Prosperity Gospel as Upper
The headline in the Christian Post (CP): “Prosperity gospel boosts mood, encourages financial risk, weak on theology, study finds.” A psychology experiment suggests that hearing a sermon from prosperity preachers leads to “heightened optimistic bias,” “high arousal positive affect,” and greater financial risk-taking. There was no comparison with cocaine, speed, or even alcohol.
The authors’ description of the prosperity gospel:
“The central doctrine of the prosperity gospel is that God wants a person to be blessed. It says that material blessings are part of God’s will, and to benefit from these blessings, a person must (a) demonstrate positive thought or speech on a regular basis and (b) donate a certain amount of money to the church ministry.”
Basically, the pitch is that if you give “seed” money to the preacher, God will provide a financial “harvest” of many times that seed. While the article says this originated in the 1950’s, the notion of seed faith came from Saint Paul, the patriarch of Christian scammers. Many of CP’s readers believe in this doctrine.
The researchers asked both Christians and atheists listen to a pitch by a prosperity preacher, then answer some questions. The results: “we found that the prosperity gospel resulted in a boost of high-arousal positive affect, even for the group of atheists.” It also increased optimism and willingness to take financial risks. (There is no discussion of the magnitude of the effects in Christians vs. atheists.)
The authors of the study conclude that “mood-boosting effects, rather than the religious content, seem to be more directly responsible for the growth of the prosperity gospel movement.” This does not follow. If you think God has your back and will make you win, you will be more optimistic and more willing to take a chance. The “mood-boosting” could be a consequence of the religious content.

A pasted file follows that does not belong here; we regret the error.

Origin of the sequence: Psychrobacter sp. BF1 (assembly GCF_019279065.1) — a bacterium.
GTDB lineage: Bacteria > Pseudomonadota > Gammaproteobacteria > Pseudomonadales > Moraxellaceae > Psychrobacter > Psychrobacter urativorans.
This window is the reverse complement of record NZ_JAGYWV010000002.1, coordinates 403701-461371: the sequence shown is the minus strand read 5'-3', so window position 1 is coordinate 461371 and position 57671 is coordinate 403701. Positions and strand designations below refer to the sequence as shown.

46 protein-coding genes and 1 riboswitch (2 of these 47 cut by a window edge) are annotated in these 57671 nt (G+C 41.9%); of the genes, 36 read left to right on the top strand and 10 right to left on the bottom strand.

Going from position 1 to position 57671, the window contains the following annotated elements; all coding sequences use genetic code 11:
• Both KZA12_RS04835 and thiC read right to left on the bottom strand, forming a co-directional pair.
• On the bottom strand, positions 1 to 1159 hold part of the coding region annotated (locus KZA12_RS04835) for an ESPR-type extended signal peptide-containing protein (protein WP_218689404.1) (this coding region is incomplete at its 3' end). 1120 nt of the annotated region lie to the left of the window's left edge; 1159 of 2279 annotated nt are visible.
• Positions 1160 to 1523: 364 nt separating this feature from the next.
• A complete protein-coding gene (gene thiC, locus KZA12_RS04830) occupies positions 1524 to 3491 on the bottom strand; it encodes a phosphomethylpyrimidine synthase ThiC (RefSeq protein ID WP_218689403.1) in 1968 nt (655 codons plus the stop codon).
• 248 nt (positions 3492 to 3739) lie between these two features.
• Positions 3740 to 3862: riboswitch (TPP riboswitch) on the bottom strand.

I wouldn’t make too much of the results of atheists. My guess is they showed a smaller effect. Furthermore, other surveys find that a surprisingly large number of self-identified atheists believe in supernatural entities, even if they are not Jesus or the Judeo-Christian God.
The reporter tried to get prosperity preachers to comment on this study: “The Christian Post has reached out to representatives of Osteen, Jakes and Dollar for a response to the study, and will update the article should any be received.” Not surprisingly, there was no response.
My take is that a successful prosperity preacher is both a good motivational speaker and a good con man. Evangelicals and followers of the prosperity gospel tend to be credulous, and are relatively easy marks. Regarding the so-called atheists, the study provides insufficient data both about their responses and their beliefs. In any case, listening to a good prosperity preacher might give you a cheap high. I’m sure you can find some on YouTube. It might help to dull your mind first.